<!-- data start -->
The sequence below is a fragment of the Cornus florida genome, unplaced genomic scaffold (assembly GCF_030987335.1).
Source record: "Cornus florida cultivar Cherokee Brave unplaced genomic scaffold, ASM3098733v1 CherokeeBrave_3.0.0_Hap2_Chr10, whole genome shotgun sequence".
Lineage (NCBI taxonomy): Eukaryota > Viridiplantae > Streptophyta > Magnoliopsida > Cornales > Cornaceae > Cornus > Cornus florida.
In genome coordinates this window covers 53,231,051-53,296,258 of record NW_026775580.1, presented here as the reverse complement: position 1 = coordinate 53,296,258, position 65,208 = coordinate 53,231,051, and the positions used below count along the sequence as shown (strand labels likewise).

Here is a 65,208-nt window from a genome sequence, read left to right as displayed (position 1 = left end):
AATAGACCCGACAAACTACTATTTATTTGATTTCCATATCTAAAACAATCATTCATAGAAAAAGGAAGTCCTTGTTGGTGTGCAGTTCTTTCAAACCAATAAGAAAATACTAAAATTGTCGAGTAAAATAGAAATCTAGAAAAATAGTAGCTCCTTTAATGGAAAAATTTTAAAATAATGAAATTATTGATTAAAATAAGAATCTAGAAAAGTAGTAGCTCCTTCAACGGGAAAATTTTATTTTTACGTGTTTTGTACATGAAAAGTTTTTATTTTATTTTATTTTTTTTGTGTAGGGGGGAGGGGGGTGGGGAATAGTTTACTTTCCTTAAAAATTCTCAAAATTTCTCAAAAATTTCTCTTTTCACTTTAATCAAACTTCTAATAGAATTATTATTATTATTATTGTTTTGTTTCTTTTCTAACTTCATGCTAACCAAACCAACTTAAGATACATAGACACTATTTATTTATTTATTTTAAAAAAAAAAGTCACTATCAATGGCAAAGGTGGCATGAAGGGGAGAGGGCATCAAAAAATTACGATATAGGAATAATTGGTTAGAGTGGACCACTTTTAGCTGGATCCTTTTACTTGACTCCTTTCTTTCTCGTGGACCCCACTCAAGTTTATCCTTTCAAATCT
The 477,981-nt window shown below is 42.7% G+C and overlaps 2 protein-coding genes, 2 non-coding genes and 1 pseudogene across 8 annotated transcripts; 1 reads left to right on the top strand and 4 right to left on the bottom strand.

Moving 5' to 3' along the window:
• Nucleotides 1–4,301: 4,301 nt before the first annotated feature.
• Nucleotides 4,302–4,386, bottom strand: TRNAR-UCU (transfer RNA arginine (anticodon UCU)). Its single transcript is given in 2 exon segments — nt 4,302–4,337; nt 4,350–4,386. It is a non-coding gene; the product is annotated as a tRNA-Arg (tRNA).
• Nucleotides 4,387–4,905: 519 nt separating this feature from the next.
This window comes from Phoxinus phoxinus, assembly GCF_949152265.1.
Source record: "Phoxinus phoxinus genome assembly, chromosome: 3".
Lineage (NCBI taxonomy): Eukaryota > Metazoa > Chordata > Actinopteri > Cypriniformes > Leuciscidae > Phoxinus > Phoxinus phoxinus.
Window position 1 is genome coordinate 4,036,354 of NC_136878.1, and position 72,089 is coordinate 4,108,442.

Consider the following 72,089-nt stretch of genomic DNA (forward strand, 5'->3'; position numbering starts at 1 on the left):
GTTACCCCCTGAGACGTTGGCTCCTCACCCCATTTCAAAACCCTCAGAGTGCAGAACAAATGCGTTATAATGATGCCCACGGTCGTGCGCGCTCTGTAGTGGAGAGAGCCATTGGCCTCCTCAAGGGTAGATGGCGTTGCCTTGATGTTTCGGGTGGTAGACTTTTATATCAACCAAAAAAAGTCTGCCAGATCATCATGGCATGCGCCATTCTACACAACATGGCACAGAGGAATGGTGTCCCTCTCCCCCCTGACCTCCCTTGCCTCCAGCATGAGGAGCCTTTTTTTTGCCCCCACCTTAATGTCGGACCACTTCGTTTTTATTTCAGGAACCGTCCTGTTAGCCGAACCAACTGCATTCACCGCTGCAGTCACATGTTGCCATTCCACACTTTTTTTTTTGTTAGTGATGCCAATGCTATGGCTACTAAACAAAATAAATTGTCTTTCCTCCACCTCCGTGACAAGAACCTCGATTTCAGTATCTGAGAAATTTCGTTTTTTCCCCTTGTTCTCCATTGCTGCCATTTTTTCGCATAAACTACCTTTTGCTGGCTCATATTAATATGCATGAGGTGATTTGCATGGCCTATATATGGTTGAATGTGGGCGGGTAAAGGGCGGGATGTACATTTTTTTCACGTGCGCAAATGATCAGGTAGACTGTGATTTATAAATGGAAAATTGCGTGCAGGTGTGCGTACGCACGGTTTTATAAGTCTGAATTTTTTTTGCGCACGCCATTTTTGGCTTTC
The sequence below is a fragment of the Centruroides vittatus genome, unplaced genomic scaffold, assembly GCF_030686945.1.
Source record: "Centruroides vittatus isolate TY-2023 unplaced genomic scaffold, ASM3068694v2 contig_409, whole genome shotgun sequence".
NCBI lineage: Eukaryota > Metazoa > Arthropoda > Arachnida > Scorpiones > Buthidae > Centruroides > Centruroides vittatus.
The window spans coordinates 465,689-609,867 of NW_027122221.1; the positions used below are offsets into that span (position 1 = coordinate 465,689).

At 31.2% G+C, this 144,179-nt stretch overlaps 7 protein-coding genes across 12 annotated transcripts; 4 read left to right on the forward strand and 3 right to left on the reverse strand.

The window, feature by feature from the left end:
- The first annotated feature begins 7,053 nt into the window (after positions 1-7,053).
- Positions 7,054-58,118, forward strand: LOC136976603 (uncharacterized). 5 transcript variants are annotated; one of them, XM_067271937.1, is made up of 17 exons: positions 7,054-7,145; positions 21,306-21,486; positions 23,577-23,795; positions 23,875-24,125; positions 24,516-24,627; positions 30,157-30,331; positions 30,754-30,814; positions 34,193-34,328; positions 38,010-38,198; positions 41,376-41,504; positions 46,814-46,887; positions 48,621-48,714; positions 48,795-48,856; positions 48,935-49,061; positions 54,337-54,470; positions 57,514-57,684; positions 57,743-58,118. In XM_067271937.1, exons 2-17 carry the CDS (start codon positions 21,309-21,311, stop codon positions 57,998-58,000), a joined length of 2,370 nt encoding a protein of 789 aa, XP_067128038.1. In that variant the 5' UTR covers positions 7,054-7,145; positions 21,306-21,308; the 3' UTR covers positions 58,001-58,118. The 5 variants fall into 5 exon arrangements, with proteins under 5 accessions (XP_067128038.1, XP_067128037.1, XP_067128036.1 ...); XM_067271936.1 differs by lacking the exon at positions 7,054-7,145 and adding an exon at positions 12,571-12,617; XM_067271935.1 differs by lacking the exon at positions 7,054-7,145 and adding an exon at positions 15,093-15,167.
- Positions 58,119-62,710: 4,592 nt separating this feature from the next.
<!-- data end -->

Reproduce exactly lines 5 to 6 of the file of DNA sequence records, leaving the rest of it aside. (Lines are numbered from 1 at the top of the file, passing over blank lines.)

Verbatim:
Here is a 65,208-nt window from a genome sequence, read left to right as displayed (position 1 = left end):
AATAGACCCGACAAACTACTATTTATTTGATTTCCATATCTAAAACAATCATTCATAGAAAAAGGAAGTCCTTGTTGGTGTGCAGTTCTTTCAAACCAATAAGAAAATACTAAAATTGTCGAGTAAAATAGAAATCTAGAAAAATAGTAGCTCCTTTAATGGAAAAATTTTAAAATAATGAAATTATTGATTAAAATAAGAATCTAGAAAAGTAGTAGCTCCTTCAACGGGAAAATTTTATTTTTACGTGTTTTGTACATGAAAAGTTTTTATTTTATTTTATTTTTTTTGTGTAGGGGGGAGGGGGGTGGGGAATAGTTTACTTTCCTTAAAAATTCTCAAAATTTCTCAAAAATTTCTCTTTTCACTTTAATCAAACTTCTAATAGAATTATTATTATTATTATTGTTTTGTTTCTTTTCTAACTTCATGCTAACCAAACCAACTTAAGATACATAGACACTATTTATTTATTTATTTTAAAAAAAAAAGTCACTATCAATGGCAAAGGTGGCATGAAGGGGAGAGGGCATCAAAAAATTACGATATAGGAATAATTGGTTAGAGTGGACCACTTTTAGCTGGATCCTTTTACTTGACTCCTTTCTTTCTCGTGGACCCCACTCAAGTTTATCCTTTCAAATCT